Eighth Grader's Idea Nets $10K to Help Rebuild Pentagon
By Jim Garamone
American Forces Press Service
WASHINGTON, Jan. 15, 2002 Like teachers throughout America, Jim Sisler threw out his lesson plan for Sept. 12, 2001.
Defense Secretary Donald Rumsfeld poses with 13-year-old Lasidi Helmick, Rep. Shelley Moore Capito of West Virginia, and members of Helmick's eighth-grade class in the Pentagon. The students, from Moorefield (W.Va.) Middle School, presented Rumsfeld with a check Jan. 15 for the $10,187.93 they'd raised to help rebuild the Pentagon. Photo by Staff Sgt. Scott Ash, USAF.
(Click photo for screen-resolution image);high-resolution image available.
Sisler, who teaches West Virginia history at Moorefield Middle School, was more interested in engaging his students in the events of Sept. 11 than he was in local history. He asked his students what they could do to help. Eighth- grader Lasidi Helmick, 13, suggested donating money to rebuild the Pentagon.
Her suggestion turned into lessons in giving and in making government work.
The fruits of the suggestion ended up on Defense Secretary Donald Rumsfeld's desk when he accepted $10,187.93 raised through the efforts of Helmick and her classmates. The money was the first donation made under the Show Pride in Your Military Act -- the recently passed legislation that resulted from the 13-year-old's suggestion.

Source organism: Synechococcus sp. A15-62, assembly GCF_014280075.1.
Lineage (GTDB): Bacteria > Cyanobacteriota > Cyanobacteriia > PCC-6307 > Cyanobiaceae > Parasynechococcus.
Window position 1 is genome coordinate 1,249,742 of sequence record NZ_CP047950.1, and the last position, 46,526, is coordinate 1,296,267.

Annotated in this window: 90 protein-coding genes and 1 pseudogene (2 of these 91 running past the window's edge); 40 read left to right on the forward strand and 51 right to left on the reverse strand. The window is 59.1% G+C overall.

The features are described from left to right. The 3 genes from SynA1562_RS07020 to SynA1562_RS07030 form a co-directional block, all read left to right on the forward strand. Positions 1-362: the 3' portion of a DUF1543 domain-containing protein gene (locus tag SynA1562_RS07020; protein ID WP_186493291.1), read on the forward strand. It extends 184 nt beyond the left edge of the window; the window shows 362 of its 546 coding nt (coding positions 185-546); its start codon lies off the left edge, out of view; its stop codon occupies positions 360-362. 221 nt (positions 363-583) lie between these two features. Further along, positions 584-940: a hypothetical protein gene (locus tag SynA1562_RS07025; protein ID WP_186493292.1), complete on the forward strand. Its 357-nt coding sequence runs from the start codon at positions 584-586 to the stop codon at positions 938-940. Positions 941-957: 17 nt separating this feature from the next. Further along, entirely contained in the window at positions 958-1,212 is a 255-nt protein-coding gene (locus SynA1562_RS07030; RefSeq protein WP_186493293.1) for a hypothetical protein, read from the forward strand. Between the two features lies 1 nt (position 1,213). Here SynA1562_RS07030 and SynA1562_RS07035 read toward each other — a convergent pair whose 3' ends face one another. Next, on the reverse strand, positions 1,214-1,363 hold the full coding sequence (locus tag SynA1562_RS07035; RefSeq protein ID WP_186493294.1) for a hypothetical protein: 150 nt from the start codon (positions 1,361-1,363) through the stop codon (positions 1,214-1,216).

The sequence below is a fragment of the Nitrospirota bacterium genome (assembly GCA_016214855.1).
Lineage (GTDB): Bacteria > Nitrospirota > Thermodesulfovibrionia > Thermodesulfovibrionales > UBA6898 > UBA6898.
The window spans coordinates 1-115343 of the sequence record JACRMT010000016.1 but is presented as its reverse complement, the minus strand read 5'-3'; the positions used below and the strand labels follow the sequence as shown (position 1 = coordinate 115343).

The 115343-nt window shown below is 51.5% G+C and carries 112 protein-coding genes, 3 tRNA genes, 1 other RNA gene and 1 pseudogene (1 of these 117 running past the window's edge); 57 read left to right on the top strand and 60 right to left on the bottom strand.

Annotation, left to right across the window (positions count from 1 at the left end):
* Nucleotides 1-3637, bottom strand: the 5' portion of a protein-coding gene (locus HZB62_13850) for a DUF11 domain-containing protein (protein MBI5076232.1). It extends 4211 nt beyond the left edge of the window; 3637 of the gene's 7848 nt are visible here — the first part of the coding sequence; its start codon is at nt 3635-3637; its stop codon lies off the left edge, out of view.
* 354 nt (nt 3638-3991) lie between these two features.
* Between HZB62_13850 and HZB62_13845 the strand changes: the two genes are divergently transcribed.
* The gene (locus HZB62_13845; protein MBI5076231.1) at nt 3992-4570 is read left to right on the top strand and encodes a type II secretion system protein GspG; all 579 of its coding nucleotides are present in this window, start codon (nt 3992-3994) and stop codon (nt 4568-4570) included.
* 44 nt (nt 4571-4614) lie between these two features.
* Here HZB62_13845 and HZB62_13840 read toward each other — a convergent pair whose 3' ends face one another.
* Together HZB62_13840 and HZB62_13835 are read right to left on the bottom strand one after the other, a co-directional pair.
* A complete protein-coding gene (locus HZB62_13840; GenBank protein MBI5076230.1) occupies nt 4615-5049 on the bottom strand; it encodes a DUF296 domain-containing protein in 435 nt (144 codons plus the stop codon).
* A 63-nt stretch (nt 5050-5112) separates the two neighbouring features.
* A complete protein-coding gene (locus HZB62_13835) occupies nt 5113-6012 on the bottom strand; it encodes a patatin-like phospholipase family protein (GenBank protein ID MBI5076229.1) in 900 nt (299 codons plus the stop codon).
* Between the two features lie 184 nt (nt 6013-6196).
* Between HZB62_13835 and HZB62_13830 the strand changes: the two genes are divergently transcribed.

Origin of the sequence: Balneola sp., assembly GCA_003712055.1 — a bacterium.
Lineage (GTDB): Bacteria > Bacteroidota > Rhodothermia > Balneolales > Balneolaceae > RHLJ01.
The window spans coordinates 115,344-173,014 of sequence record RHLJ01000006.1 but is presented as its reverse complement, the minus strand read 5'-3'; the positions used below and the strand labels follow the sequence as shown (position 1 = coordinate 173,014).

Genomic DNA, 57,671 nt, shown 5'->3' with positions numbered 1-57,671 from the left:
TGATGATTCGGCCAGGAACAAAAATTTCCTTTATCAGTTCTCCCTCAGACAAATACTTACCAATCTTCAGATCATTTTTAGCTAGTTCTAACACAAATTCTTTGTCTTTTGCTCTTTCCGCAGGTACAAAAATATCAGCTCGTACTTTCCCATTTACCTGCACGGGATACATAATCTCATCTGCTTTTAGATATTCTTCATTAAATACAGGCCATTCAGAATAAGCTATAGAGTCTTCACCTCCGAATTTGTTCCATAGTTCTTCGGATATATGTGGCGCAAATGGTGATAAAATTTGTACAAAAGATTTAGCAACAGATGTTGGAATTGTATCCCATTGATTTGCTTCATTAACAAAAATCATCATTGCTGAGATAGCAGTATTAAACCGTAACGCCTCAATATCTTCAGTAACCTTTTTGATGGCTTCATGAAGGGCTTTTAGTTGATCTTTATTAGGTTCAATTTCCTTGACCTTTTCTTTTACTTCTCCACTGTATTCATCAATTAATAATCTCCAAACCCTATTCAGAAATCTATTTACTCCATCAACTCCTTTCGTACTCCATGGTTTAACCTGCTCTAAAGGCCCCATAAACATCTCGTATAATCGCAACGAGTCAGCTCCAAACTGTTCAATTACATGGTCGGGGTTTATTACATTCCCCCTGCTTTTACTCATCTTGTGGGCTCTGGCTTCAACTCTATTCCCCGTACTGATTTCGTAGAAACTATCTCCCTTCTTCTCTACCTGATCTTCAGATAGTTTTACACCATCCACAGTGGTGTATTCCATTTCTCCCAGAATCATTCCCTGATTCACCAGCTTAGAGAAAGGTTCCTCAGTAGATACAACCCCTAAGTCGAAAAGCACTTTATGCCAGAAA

Moorefield teachers called their congresswoman, Shelley Moore Capito, and asked where they could send the money. Capito found the federal government had no mechanism to accept such earmarked donations. Working quickly, Capito introduced the Show Pride in Your Military bill that would allow DoD to accept such money.
At the same time, the Moorefield students were contacting eighth graders throughout West Virginia and the country to donate to their rebuilding fund.
Congress attached Capito's legislation to the 2002 Defense Authorization Bill, which became law when President Bush signed it Dec. 28.
"We decided on donating to the Pentagon because a lot of us have been to Washington, not too many of us have been to New York," Helmick said. She said the students felt the attack on the Pentagon was "sort of in their backyard" and wanted to help. Moorefield is about two hours west of Washington.
Rumsfeld was obviously pleased to see Helmick and her class at the Pentagon. He joked with the students as they posed for pictures, but spoke seriously to the young women and men as he thanked them for their efforts.
"There is no question that all of us here and the men and women of the armed services are very grateful and appreciate the effort you put in to raise an enormous amount of money," Rumsfeld told the class.
He told the students that the military values teamwork and people working together to accomplish an important goal. There may be brilliant geniuses who go off alone and do things of lasting importance to the world all by themselves, Rumsfeld said, but "all of the rest of us don't do that.
"What we do is we work with other people to accomplish things," he continued. "That's what the men and women of the armed services do, and that certainly is what you have done in setting a goal and going out and accomplishing it."